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Having menstrual cramp, pelvic pain and back pain. Ultrasound and CT scan normal. Prescribed doxycycline

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General & Family Physician
Practicing since : 2012
Answered : 1019 Questions
I have chronic pelvic pain since my ablation May 31st, 2011. Constant dull ache in pelvic area and backache. Debilitating menstrual cramps. Occasional out of the blue labor intensity pain. Ongoing cycle of right sided stabbing pain in the area of right ovary--lasts a few days, is better for a few weeks, then comes back. Usually shortly before or after my period. An ultrasound and CT scan March 19th, 2013, found nothing. No cysts or fibroids were seen, and was told my uterus looks "as they would expect a uterus to look after an ablation. I do not have an elevated white count but my doctor wants me to take antibiotics (Doxycycline) and call back in 2 weeks to schedule a colonoscopy if I don't feel better after the medication. I have no bowel issues. Does this seem like the right course of action?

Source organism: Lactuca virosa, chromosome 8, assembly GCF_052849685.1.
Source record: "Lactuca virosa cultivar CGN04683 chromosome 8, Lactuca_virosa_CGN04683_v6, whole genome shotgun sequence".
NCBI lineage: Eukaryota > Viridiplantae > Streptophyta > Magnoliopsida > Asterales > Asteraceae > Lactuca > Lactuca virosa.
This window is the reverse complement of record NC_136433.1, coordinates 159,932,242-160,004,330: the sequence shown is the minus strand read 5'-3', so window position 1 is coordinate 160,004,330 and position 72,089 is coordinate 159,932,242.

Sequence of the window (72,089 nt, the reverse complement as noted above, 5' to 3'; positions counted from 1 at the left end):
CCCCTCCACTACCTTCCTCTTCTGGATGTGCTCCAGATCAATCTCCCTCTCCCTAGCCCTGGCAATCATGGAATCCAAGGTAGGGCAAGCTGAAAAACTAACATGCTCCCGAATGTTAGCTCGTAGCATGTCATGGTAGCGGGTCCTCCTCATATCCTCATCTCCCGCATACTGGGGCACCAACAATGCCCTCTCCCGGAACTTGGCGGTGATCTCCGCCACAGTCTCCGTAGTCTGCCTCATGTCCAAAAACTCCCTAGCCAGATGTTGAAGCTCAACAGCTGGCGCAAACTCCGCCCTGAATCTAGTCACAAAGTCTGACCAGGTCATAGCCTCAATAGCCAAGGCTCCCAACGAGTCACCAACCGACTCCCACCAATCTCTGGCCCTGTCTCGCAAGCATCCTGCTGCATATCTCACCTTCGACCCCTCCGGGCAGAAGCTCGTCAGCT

Posted Thu, 11 Apr 2013 in Women's Health
Answered by Dr. Achuo Ascensius 8 hours later

Thanks for the query

The ultrasound and CT scan tests you have taken is a good step to rule out many possible causes of your pain. With the test results being normal, there are two most probable causes of your pain; a side effect of the ablation or a chronic pelvic inflammatory disease.

Crampy pelvic pain is a common adverse effect of uterine thermachoice ablation. However, the possibility of an infection should be ruled out first. Pelvic infections also present with pelvic pain especially during periods and may also present with vaginal discharges following menses. Chlamydia is a common cause of chronic pelvic infection. It responds well to doxycycline together with other germs causing pelvic infection. White blood cell might be normal in the case of chronic pelvic inflammation becoming elevated mostly in acute situations. It should be probably for this reason that your doctor is putting you on the doxycycline antibiotic.

Eventually, after being treated for pelvic infection, if the pain persist, further investigations shall be considered such as the colonoscopy just to ruled out the possibility of an underlying cause before considering the diagnosis of a complication of ablation.

Hope I have answered your query. If you have further queries, I will be ready to help. If you do not have further queries, you could close the discussion and rate the answer.

Best regards
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